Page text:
Under-River Tunnel Linking Manhattan and Queens Rebounds after Superstorm Sandy

Sandhogs pose as two tunneling shields meet. The shields pushed through the soft soil under the river and supported the tunnels until the permanent structures of the tunnel (in this case cast iron rings) were put into place.   Photographer by J. Stock for Voss Studios November 21, 1939

The MTA is celebrating 75 years of the Queens Midtown Tunnel the weekend of November 15,  three years after the only under-river link for Manhattan and Queens drivers closed for the first time due to extensive flooding in the aftermath of Superstorm Sandy.

To mark the milestone, a selection of rarely seen vintage photos from the construction of the tunnel and other MTA Bridges and Tunnels structures has been posted on the MTA Flickr page. These photos are typically available only by appointment with the agency’s archivist.

Work to build the Queens Midtown Tunnel was delayed by the 1929 stock market crash, and it finally opened for public use just before the United States entered World War II. But it wasn’t until October 2012 when it faced its biggest challenge, when Sandy’s storm surge flooded the tunnel for the first time in its history. It took five days to drain approximately 12 million gallons of salt water from both tubes, and to this day, work remains to be done to fully repair the tunnel and to make it more resilient for future storms.

“The Queens Midtown Tunnel operated for more than 70 years without flooding,” said MTA Bridges and Tunnels Deputy Chief Engineer Romolo DeSantis, who is overseeing Bridges and Tunnels’ post-Sandy recovery restoration efforts. “The damage from Sandy was unprecedented, but our restoration and flood mitigation work will make the tunnel better and stronger than ever.”

The Queens Midtown Tunnel opened to the public on Nov. 15, 1940, after 20 years of lobbying, design and planning, and four years of hard labor. Getting to the construction phase of the project had been difficult enough; plans were put on hold during the Great Depression, and politics necessitated the creation of a tunnel agency in order for the project to secure federal funding under President Franklin D. Roosevelt’s New Deal programs.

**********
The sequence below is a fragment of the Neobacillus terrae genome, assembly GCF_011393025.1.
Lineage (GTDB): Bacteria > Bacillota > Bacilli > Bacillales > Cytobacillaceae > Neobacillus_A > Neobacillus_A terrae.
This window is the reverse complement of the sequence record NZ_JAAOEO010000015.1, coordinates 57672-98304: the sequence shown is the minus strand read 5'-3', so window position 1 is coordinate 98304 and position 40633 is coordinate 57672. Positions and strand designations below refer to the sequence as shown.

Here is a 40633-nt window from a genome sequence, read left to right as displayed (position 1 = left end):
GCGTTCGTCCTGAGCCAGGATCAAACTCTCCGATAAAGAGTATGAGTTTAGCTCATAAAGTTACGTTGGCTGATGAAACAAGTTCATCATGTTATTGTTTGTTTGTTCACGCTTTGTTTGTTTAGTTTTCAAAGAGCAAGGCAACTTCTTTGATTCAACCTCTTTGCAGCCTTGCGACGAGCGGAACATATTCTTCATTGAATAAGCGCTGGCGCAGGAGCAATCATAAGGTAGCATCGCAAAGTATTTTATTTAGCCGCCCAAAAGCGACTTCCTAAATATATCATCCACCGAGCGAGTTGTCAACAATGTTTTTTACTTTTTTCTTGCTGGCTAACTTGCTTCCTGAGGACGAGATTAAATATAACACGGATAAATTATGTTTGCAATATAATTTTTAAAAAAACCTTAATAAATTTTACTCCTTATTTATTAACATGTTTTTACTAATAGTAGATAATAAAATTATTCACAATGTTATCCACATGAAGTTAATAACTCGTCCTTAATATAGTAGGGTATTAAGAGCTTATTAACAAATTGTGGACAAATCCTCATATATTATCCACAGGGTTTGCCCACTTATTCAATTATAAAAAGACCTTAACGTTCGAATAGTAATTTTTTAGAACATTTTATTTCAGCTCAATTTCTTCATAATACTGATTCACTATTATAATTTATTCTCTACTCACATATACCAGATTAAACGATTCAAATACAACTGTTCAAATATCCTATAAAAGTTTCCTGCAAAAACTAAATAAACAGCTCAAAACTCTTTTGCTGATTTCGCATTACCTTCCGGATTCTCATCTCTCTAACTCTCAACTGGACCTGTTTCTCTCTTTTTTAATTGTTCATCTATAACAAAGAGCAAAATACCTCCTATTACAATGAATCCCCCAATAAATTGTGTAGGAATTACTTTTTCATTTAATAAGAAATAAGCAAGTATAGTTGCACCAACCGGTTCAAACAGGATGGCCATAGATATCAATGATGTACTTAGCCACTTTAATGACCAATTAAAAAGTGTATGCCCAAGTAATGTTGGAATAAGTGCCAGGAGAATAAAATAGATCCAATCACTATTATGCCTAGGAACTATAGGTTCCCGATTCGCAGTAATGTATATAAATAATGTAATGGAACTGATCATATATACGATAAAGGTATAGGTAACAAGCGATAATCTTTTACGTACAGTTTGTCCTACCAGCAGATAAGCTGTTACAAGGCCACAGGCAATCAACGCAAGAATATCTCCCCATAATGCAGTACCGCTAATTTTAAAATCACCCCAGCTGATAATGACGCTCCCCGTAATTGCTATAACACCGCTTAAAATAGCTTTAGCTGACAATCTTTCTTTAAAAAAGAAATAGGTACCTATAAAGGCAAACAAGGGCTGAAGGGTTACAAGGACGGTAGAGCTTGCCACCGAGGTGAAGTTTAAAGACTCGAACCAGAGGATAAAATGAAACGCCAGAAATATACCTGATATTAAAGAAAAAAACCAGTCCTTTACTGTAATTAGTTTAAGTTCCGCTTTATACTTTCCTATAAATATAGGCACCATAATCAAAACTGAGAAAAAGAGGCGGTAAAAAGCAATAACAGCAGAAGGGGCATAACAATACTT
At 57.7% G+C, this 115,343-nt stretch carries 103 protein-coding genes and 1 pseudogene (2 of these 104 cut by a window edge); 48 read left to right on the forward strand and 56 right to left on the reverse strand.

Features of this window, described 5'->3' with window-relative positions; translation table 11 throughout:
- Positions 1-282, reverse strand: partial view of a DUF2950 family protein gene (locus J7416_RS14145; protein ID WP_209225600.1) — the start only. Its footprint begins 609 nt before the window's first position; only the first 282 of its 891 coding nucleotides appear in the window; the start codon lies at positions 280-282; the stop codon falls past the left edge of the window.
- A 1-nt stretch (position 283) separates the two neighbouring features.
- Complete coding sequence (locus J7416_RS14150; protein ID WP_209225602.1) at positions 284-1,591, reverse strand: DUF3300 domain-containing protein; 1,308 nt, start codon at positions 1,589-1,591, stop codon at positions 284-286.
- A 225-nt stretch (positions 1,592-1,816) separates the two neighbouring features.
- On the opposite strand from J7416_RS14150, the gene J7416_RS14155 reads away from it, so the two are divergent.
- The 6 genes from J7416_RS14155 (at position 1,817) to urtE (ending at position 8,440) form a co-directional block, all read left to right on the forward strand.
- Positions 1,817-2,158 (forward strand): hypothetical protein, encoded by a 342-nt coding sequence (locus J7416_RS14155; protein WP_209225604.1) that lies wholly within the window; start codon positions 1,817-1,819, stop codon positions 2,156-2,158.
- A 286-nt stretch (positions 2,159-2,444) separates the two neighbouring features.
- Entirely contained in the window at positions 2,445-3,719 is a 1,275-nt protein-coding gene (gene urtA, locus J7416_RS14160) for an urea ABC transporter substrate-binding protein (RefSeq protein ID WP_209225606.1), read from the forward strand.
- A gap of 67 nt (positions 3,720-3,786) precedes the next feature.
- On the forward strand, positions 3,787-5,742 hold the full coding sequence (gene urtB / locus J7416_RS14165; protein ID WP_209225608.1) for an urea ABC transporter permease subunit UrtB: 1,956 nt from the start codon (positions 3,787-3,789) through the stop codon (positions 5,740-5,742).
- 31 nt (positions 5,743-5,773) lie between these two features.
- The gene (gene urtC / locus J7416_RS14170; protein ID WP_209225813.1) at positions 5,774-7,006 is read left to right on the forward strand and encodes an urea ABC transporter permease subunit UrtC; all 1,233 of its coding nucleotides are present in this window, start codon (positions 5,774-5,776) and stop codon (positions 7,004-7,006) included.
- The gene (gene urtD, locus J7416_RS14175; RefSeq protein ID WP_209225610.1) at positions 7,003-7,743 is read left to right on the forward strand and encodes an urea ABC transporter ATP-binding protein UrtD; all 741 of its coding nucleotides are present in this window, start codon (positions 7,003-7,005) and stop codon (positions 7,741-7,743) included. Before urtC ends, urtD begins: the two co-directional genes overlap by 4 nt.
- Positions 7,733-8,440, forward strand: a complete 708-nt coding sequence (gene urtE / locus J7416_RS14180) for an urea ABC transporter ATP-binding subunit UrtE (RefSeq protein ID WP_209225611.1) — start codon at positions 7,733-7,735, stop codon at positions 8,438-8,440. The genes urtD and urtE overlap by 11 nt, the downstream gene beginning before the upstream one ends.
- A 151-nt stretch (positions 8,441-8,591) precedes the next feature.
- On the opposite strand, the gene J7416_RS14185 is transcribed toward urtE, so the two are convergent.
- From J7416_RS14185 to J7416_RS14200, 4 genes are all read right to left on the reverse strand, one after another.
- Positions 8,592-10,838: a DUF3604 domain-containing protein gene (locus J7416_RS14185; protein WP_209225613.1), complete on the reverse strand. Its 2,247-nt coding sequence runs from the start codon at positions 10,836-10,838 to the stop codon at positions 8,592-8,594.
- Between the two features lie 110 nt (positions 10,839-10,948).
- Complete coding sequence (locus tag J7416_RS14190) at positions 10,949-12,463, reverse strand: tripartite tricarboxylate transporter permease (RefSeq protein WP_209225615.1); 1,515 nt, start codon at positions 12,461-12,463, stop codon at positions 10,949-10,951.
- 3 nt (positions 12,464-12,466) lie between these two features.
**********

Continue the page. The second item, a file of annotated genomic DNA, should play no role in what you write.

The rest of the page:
“You are starting from scratch with no appropriation and nothing but an idea and a law,” then-New York Mayor Fiorello LaGuardia told the newly created Queens Midtown Tunnel Authority’s three members.

President Roosevelt later became the first person to drive through the tunnel in November 1940, during opening ceremonies held on the Manhattan toll plaza.

“We thank our forebears at the Tunnel Authority for their foresight to pursue the Queens Midtown Tunnel project to its completion,” said Donald Spero, Acting President, MTA Bridges and Tunnels. “The tunnel not only provided an alternate route to the East River bridges that were severely clogged by trolley, subway, and car traffic, but it also provided badly needed jobs for city residents deeply affected by the Depression. The Queens Midtown Tunnel came at the right time – and today it remains just as vital to New York City as it did when it opened in 1940.”

President Roosevelt broke ground for the tunnel on Oct. 2, 1936, by pushing a ceremonial button. During the next three years, the tunnel’s two vehicle-carrying tubes were carved 10 stories below the surface of the East River, through Manhattan schist, limestone, gneiss and dolomite. Workers used dynamite, drills and circular cutting shields that were hydraulically shoved through the riverbed at each end until they met in the middle. Construction workers known as sandhogs assembled cast-iron rings behind the shields as they inched forward, and jacks shoved the rings in place as the tubes’ lining. Work proceeded at a rate of about 18 feet per week for each shield, much slower than the 45-feet daily excavation rate of the Lincoln Tunnel, which went through porous enough material that it could be pushed aside rather than immediately removed.